Review: The Things They Carried

The Things They Carried

The Things They Carried
By Tim O’Brien
Houghton Mifflin, Hardcover, 9780547391175, March 2010, 233pp.

The Short of It:

When it comes to storytelling, memory alone can be unreliable.

The Rest of It:

From Indiebound:

Depicting the men of Alpha Company Jimmy Cross, Henry Dobbins, Rat Kiley, Mitchell Sanders, Norman Bowker, Kiowa, and the character Tim O Brien, who survived his tour in Vietnam to become a father and writer at the age of forty-three the stories in The Things They Carried opened our eyes to the nature of war in a way we will never forget.

At times, this collection felt very real to me. O’Brien served in Vietnam so the level of detail included in each story really gives you a sense of what it was like there, but there are also some implausible things that take place that remind you that it is indeed a work of fiction. Nevertheless, as a book club read it was an interesting book to discuss.

Memory. How important it is in telling stories like these? Does it really matter if the stories were based on actual events? In this case, no. If O’Brien’s purpose was to give us an idea of what it was like to be on the lines, then I’d say that the author succeeded. The details are grisly and O’Brien doesn’t hold back when sharing the cruel side of human nature. A couple of the stories feature animal cruelty that nearly all of us had a tough time getting through. Overall, the horrors of war were made very clear.

I do not enjoy war stories (at all) but I did find this book to be very readable and it was an excellent book to discuss with a group.

Source: Borrowed
Disclosure: This post contains Indiebound affiliate links.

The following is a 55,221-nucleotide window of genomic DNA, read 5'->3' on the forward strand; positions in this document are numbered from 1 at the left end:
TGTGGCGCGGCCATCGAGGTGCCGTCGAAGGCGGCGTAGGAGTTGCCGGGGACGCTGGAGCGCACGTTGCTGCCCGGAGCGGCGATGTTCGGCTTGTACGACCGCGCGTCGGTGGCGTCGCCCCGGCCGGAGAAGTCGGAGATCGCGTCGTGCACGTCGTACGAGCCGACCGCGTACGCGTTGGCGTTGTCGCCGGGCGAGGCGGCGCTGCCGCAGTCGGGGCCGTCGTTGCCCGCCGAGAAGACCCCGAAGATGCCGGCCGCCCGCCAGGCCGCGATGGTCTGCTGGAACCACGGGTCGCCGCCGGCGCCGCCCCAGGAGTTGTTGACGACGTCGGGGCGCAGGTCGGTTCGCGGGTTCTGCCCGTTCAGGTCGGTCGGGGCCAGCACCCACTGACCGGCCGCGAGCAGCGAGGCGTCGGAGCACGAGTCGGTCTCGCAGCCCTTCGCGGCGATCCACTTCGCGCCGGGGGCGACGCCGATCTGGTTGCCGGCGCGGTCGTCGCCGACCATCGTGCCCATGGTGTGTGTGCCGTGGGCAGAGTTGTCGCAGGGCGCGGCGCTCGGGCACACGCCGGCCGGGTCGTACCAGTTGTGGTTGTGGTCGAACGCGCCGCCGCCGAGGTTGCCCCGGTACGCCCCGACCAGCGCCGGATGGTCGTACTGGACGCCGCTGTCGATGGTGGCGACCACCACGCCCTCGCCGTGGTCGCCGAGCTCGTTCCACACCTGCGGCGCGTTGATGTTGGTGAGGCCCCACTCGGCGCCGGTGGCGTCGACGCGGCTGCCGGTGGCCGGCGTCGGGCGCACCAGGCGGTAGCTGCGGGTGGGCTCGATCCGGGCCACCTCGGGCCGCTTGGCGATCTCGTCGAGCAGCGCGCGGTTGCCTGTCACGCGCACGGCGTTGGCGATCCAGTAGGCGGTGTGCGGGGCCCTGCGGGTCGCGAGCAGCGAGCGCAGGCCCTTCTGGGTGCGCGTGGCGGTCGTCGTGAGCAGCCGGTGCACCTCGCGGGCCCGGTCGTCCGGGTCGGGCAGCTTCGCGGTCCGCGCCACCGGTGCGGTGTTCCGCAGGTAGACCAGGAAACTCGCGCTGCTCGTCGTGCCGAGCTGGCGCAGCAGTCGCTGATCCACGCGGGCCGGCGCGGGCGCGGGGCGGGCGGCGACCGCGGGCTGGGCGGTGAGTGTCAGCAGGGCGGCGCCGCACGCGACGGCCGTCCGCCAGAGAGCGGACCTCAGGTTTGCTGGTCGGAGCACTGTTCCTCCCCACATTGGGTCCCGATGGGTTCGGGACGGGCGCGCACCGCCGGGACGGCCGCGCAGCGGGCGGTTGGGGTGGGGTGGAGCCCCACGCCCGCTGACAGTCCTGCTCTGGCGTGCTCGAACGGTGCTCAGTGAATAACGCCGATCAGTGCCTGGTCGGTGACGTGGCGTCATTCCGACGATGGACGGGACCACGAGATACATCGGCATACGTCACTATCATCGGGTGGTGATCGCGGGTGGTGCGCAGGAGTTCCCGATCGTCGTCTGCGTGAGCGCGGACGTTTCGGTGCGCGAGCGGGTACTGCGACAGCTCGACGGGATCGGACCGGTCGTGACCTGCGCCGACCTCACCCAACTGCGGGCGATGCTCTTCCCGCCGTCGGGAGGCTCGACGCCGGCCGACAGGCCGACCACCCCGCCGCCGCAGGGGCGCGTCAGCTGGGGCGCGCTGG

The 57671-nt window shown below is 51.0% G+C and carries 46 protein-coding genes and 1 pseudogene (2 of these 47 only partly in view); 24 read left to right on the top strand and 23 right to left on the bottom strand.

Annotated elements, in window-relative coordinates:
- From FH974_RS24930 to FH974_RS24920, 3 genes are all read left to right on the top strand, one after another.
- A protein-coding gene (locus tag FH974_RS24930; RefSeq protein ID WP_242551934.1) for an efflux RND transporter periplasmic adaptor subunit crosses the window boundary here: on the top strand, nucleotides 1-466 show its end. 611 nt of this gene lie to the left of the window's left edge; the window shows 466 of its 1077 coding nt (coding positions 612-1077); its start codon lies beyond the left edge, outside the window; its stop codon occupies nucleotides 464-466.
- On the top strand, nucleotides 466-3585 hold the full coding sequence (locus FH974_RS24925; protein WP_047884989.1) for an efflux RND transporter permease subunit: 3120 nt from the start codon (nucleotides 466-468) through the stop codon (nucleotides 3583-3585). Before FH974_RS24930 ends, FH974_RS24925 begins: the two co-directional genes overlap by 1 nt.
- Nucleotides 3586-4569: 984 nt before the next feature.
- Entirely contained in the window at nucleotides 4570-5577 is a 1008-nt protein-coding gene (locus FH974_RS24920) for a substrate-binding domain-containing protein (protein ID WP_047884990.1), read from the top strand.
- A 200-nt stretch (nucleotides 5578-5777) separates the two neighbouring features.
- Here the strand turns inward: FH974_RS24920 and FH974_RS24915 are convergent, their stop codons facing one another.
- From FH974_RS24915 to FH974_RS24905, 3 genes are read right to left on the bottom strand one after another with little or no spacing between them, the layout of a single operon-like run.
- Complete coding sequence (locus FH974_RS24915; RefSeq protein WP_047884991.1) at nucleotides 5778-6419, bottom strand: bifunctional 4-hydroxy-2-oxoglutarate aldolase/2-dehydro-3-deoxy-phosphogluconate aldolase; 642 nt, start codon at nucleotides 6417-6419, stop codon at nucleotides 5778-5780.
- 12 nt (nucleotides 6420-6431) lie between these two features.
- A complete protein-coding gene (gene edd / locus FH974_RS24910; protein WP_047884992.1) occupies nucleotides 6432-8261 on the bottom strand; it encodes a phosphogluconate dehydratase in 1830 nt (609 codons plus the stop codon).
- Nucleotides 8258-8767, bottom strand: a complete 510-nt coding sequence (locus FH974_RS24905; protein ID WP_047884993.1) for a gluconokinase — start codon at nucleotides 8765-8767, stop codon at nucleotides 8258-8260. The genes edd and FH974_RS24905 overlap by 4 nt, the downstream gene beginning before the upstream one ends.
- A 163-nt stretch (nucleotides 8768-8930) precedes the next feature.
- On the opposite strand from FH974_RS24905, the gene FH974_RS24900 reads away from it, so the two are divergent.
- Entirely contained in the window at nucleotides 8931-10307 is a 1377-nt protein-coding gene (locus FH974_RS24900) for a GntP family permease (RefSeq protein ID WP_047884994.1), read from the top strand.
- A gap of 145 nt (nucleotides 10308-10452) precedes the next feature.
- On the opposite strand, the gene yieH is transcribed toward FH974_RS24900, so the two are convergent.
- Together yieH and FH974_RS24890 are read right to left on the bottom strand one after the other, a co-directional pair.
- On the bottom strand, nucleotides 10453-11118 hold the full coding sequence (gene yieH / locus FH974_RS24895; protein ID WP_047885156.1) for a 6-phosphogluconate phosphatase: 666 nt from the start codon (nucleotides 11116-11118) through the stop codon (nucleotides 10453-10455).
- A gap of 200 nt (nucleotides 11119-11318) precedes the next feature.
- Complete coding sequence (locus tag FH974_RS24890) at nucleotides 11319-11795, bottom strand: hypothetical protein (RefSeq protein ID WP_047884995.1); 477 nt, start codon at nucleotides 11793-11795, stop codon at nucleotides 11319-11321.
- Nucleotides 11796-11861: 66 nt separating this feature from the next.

Advertisements

13 thoughts on “Review: The Things They Carried”

  1. I remember reading this one in high school ( so many moons ago ) and really enjoying the strength of the writing. Definitely a good book to discuss.

    By the by, I see you are reading the Murakami. I finished it a month ago. I remembered some of the stories, but still enjoyed re-reading them. Can’t help but love his writing 🙂

      1. It IS marketed that way. :-/ The indiebound description definitely gives the impression that all the stories are new. If not, that’s disappointing, I’ll still buy the volume for what IS new though.

  2. This is one of my favorite books about the Vietnam War. He plays a lot with memory in it, particularly the stories. It is a tough read, but I think war is tough to experience. I hope you had a great discussion.

    1. It was a good discussion and we talked about the role of memory quite a bit. I don’t think anyone on the lines could ever forget the horrors of that war. Plus, most of the men fighting were so young. Not quite men yet.

  3. Vance read this book in high school and urged me to read it. I didn’t get to it until a few years ago and it blew me away. Vance remembered it well enough that we were able to have a good discussion about it too.

    1. That’s so cool that you were able to discuss it years later. This was actually my second time reading it. I don’t know what was going on when I read it the first time but I didn’t remember any of it.

    1. True. Although I did worry at first that the entire book was going to contain ALL the things they carried (literally) as referenced in that first chapter. That Mary Anne story was pretty interesting 😉

  4. A few of my favorites this year are: This Is How It Always Is by Valerie Frankel, The Stranger in the Woods by Michael Finkel and The Impossible Fortress by Jason Rekulak.

  5. I know I listened to this one, and usually that means I will retain the story much better than when I read it. I’ll be damned if I can remember much about it though. That makes me feel guilty.

  6. Hello! I read this book a few years back in college. It was good to read in a class and discuss. As well as hear the lecture on it. I have been affected by the reading of this book for a long time. It was an opening up to my awareness of …. well so much. And it was nice to read your thoughts on it as well.

Leave a Reply

Fill in your details below or click an icon to log in:

WordPress.com Logo

You are commenting using your WordPress.com account. Log Out / Change )

Twitter picture

You are commenting using your Twitter account. Log Out / Change )

Facebook photo

You are commenting using your Facebook account. Log Out / Change )

Google+ photo

You are commenting using your Google+ account. Log Out / Change )

Connecting to %s